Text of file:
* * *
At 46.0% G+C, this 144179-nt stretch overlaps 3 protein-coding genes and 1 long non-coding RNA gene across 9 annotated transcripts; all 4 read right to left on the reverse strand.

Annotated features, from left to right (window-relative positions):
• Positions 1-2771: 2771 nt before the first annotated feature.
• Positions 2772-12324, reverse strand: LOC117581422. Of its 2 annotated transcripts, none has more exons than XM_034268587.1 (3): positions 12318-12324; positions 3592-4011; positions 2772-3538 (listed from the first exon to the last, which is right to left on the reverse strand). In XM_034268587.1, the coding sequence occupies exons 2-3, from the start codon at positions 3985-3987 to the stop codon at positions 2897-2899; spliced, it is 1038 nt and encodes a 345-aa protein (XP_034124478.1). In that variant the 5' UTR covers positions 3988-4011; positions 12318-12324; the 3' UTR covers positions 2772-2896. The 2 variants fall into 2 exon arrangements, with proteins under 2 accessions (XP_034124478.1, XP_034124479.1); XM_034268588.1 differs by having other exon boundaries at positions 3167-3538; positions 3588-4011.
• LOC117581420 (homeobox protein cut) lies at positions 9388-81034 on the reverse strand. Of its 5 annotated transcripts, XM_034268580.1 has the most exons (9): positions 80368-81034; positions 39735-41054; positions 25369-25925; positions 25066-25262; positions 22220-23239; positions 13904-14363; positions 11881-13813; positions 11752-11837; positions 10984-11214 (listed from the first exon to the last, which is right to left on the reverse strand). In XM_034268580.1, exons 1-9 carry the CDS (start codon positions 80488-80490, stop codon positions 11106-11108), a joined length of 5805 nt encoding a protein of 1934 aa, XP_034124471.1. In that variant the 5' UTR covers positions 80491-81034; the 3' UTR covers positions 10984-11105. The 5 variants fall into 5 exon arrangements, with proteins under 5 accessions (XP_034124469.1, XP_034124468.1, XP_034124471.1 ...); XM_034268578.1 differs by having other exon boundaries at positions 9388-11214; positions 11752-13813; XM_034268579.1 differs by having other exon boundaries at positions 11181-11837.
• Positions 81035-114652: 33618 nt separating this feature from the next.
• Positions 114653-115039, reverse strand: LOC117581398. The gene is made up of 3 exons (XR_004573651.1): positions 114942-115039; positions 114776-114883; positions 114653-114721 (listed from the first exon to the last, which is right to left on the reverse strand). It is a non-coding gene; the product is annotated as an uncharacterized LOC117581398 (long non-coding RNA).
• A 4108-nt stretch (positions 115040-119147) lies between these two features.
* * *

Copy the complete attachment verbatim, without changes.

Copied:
At 46.0% G+C, this 144179-nt stretch overlaps 3 protein-coding genes and 1 long non-coding RNA gene across 9 annotated transcripts; all 4 read right to left on the reverse strand.

Annotated features, from left to right (window-relative positions):
• Positions 1-2771: 2771 nt before the first annotated feature.
• Positions 2772-12324, reverse strand: LOC117581422. Of its 2 annotated transcripts, none has more exons than XM_034268587.1 (3): positions 12318-12324; positions 3592-4011; positions 2772-3538 (listed from the first exon to the last, which is right to left on the reverse strand). In XM_034268587.1, the coding sequence occupies exons 2-3, from the start codon at positions 3985-3987 to the stop codon at positions 2897-2899; spliced, it is 1038 nt and encodes a 345-aa protein (XP_034124478.1). In that variant the 5' UTR covers positions 3988-4011; positions 12318-12324; the 3' UTR covers positions 2772-2896. The 2 variants fall into 2 exon arrangements, with proteins under 2 accessions (XP_034124478.1, XP_034124479.1); XM_034268588.1 differs by having other exon boundaries at positions 3167-3538; positions 3588-4011.
• LOC117581420 (homeobox protein cut) lies at positions 9388-81034 on the reverse strand. Of its 5 annotated transcripts, XM_034268580.1 has the most exons (9): positions 80368-81034; positions 39735-41054; positions 25369-25925; positions 25066-25262; positions 22220-23239; positions 13904-14363; positions 11881-13813; positions 11752-11837; positions 10984-11214 (listed from the first exon to the last, which is right to left on the reverse strand). In XM_034268580.1, exons 1-9 carry the CDS (start codon positions 80488-80490, stop codon positions 11106-11108), a joined length of 5805 nt encoding a protein of 1934 aa, XP_034124471.1. In that variant the 5' UTR covers positions 80491-81034; the 3' UTR covers positions 10984-11105. The 5 variants fall into 5 exon arrangements, with proteins under 5 accessions (XP_034124469.1, XP_034124468.1, XP_034124471.1 ...); XM_034268578.1 differs by having other exon boundaries at positions 9388-11214; positions 11752-13813; XM_034268579.1 differs by having other exon boundaries at positions 11181-11837.
• Positions 81035-114652: 33618 nt separating this feature from the next.
• Positions 114653-115039, reverse strand: LOC117581398. The gene is made up of 3 exons (XR_004573651.1): positions 114942-115039; positions 114776-114883; positions 114653-114721 (listed from the first exon to the last, which is right to left on the reverse strand). It is a non-coding gene; the product is annotated as an uncharacterized LOC117581398 (long non-coding RNA).
• A 4108-nt stretch (positions 115040-119147) lies between these two features.